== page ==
The identification of dietary interventions that result in the development of mammary tissue that is resistant to carcinogenic insult. To this end, we are currently evaluating how vitamin A modifies adolescent mammary development, mammotrophic hormone signaling, and subsequent risk for carcinogenesis.
Laboratory Manager / Research Coordinator
Jane Wiesen, Ph.D. email
Education: Ph.D., Cellular and Molecular Biology, University of Michigan, 1992
Postdoctoral training: The University of California, San Francisco, Departments of OB/GYN and Anatomy
Research Assistant Professor
Sonali Jindal M.D. email
Education: MBBS, M.D. (Pathology) J.N. Medical College, India 2008
Scientific Interest: The focus of my research is to understand the tumor-host environment including immune cell interactions in normal and pathological breast development on histological platform which can aid in development of chemo preventive and treatment strategies for pregnancy associated breast cancer among younger women. We have shown that histologically postpartum breast involution window in women occurs in about 12 months. The identification of this period in a women's life time can be used chemo prophylactically resulting in decreased tumor progression and metastasis of pregnancy associated breast cancers. Another significant advantage of this defined involution period is that that it helps us in identification of unique biomarkers for risk assessment, prognosis, and targeted therapeutics. Another focus of my research is to understand the pathological differences in tumor characteristics, tumor cell -host environment interactions and survival differences between younger premenopausal women with and without pregnancy associated breast cancers and older postmenopausal women with breast cancer. I have been doing comparative histology on tumor and adjacent normal histology using semi-quantitative analysis on tissue sections stained for single /dual immunohistochemistry markers via novel Aperio software.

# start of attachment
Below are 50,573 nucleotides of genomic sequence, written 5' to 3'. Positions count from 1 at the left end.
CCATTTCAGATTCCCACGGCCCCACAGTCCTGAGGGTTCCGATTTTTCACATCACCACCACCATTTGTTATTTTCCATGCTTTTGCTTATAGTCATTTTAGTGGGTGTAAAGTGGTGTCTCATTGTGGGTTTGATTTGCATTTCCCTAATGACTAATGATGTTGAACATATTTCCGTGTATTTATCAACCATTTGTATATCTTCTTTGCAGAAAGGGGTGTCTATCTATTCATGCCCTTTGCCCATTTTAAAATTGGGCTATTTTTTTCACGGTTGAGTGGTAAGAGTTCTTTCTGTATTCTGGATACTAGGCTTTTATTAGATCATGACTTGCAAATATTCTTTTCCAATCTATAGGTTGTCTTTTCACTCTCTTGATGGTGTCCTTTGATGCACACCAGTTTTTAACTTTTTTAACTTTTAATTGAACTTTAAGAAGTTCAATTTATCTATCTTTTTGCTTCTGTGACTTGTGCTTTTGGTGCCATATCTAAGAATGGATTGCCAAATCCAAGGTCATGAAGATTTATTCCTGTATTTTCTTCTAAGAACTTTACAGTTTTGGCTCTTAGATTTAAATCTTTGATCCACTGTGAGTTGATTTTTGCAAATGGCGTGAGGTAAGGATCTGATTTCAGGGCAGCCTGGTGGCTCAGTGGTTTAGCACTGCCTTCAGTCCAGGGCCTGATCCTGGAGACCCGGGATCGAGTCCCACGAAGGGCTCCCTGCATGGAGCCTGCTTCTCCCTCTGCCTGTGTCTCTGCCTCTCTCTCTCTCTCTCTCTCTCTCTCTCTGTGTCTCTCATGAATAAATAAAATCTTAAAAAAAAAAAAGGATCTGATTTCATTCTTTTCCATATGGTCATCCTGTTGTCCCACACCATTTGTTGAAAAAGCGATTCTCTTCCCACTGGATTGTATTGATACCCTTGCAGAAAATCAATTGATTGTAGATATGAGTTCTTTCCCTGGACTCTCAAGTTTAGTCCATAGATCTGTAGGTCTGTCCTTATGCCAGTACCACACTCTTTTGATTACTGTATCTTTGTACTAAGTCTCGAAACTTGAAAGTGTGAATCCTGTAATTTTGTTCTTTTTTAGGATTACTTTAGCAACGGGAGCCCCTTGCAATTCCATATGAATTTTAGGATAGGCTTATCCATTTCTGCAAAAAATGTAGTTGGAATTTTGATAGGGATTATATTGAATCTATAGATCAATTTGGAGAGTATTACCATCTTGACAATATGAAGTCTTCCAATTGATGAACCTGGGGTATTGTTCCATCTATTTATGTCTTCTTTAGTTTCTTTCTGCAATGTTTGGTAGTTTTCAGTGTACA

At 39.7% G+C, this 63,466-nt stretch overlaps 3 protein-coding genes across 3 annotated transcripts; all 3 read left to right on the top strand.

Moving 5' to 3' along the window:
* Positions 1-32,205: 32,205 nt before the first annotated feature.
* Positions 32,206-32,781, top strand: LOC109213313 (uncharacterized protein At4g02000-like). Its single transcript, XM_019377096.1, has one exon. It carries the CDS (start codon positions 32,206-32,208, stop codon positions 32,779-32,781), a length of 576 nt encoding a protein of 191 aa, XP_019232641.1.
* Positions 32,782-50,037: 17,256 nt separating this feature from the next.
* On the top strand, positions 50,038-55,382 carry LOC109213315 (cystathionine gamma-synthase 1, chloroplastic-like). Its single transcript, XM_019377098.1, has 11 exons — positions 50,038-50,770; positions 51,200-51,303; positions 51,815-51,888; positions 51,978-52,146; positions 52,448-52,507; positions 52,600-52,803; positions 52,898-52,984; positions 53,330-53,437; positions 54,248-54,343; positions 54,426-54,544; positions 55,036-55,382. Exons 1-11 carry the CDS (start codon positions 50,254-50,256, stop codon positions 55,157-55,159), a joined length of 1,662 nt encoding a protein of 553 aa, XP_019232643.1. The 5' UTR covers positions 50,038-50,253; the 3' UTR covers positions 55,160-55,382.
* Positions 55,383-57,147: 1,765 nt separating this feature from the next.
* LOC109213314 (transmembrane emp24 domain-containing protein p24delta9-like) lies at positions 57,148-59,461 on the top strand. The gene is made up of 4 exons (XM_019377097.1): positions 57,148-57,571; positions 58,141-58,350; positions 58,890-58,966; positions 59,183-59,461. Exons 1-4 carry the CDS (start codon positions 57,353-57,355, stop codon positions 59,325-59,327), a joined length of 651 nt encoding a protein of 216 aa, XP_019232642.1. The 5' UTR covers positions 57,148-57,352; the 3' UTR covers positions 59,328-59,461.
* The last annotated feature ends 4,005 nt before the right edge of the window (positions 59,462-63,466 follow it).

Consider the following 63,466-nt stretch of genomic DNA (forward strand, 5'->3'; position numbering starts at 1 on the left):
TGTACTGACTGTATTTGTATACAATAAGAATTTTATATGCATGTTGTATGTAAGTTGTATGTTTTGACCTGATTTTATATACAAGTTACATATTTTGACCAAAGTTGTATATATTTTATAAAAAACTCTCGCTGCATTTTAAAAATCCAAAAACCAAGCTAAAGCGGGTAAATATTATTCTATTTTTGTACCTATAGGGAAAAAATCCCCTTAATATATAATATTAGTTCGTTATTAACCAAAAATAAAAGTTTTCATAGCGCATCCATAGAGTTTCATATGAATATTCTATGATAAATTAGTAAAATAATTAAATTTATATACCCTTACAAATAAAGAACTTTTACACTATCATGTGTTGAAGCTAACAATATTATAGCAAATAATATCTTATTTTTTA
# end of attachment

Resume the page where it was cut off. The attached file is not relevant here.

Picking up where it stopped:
Courtney Betts, M.S. email